For quite some time, it's been snowing on the East Depot side of the public square. But this white stuff flying around and dropping onto storefront sidewalks is not precipitation, but rather large splatters of bird poop. Local business owners on that portion of the business square are, as a result, in a bit of a dander. ...
For quite some time, it's been snowing on the East Depot side of the public square. But this white stuff flying around and dropping onto storefront sidewalks is not precipitation, but rather large splatters of bird poop.
Local business owners on that portion of the business square are, as a result, in a bit of a dander. Several recently shared that bird droppings, coming from roosting birds on the nearby cell tower, are disrupting business as it drops on the sidewalks and vehicles at their storefronts.
"It looks like a snow storm hit," said Kevin Gunter, who recently opened Clarabell Collectibles at 206 East Depot. "You can't park out there without getting bombed either. And I'm sure people don't want to walk down the sidewalk from either getting hit or getting it all over their shoes."
Jon English, who owns that building and the sports collectible store next door, added, "Well not sure what can be done. I was there Monday, as we are working on Mr. [Pete] Phillips' old office. And there must have been no less than 100 buzzards or large birds roosting in the BellSouth [AT&T] tower. I guess there might be some solution."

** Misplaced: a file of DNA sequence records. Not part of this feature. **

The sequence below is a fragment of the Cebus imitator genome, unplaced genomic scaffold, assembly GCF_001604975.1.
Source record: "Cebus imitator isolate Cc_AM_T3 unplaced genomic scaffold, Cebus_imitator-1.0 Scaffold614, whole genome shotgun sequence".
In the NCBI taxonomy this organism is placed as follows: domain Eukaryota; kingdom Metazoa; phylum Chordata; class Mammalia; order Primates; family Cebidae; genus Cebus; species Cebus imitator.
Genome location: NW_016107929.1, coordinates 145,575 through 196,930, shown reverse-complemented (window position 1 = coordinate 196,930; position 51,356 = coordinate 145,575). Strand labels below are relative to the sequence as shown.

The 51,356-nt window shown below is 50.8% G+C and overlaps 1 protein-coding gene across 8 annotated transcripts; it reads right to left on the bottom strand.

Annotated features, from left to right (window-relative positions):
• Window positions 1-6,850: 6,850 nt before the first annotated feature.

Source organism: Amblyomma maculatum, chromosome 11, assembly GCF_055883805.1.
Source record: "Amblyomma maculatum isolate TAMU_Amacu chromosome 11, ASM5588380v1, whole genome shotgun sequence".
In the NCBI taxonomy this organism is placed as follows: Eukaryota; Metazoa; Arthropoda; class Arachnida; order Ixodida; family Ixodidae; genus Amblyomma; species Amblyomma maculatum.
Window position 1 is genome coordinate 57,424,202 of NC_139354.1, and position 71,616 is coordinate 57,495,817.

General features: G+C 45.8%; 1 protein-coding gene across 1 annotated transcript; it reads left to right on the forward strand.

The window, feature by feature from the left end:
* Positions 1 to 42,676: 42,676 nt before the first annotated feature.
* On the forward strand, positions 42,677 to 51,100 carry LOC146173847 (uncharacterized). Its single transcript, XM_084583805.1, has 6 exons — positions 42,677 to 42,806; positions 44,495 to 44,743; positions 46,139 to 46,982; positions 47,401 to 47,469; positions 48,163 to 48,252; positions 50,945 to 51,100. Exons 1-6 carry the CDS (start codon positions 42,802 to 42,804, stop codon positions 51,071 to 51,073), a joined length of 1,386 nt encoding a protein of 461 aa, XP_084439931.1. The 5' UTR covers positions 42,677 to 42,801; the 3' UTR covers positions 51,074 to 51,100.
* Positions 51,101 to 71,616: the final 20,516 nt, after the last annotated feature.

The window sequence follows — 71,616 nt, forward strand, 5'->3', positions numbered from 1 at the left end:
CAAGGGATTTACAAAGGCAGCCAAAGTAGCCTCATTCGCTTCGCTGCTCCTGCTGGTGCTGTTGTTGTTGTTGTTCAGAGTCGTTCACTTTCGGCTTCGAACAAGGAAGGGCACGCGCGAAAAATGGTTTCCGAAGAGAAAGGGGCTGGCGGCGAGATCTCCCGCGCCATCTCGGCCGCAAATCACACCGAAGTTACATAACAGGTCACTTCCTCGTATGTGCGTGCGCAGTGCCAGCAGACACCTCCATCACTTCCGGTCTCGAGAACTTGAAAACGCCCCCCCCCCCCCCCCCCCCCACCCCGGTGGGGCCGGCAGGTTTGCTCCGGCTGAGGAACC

Gunter, who leases from English, advised that right before "Small Business Saturday" about a month ago, Shelbyville Public Works pressure washed the sidewalks. "They're completely white again," he said Wednesday morning.
One East Depot business owner said she's been sick this year with histoplasmosis, which is a type of lung infection stemming usually from inhaling fungal spores or bird droppings. The Habitat store, which executive director Pam Birtcil operates at 209 East Depot, is located right across from the tall runged tower-the place where those large flocks of vultures or buzzards, as they're locally known, now favor as their roost.
Birtcil is concerned for her health. "I was hospitalized last January  in ICU St. Thomas Rutherford with lung issues that I've never experienced before," said Birtcil. "In February, my CT scan showed histoplasmosis."
The fungus of histoplasmosis, according to online medical publisher, WEB MD, grows in soil and material contaminated with bat or bird droppings. Spores become airborne when contaminated soil is disturbed. Breathing the spores causes infection. The disease is not transmitted from an infected person to someone else.
The Habitat director believes the problem is contributing to her on-going health issues. "My lungs are currently at 70 percent functioning. I'm on medication, trying to get that number up."
As well, Birtcil is concerned for her customers who want to support the non profit by purchasing items in the store. "We're losing customers because their cars look so bad after they park in front of our business to shop."
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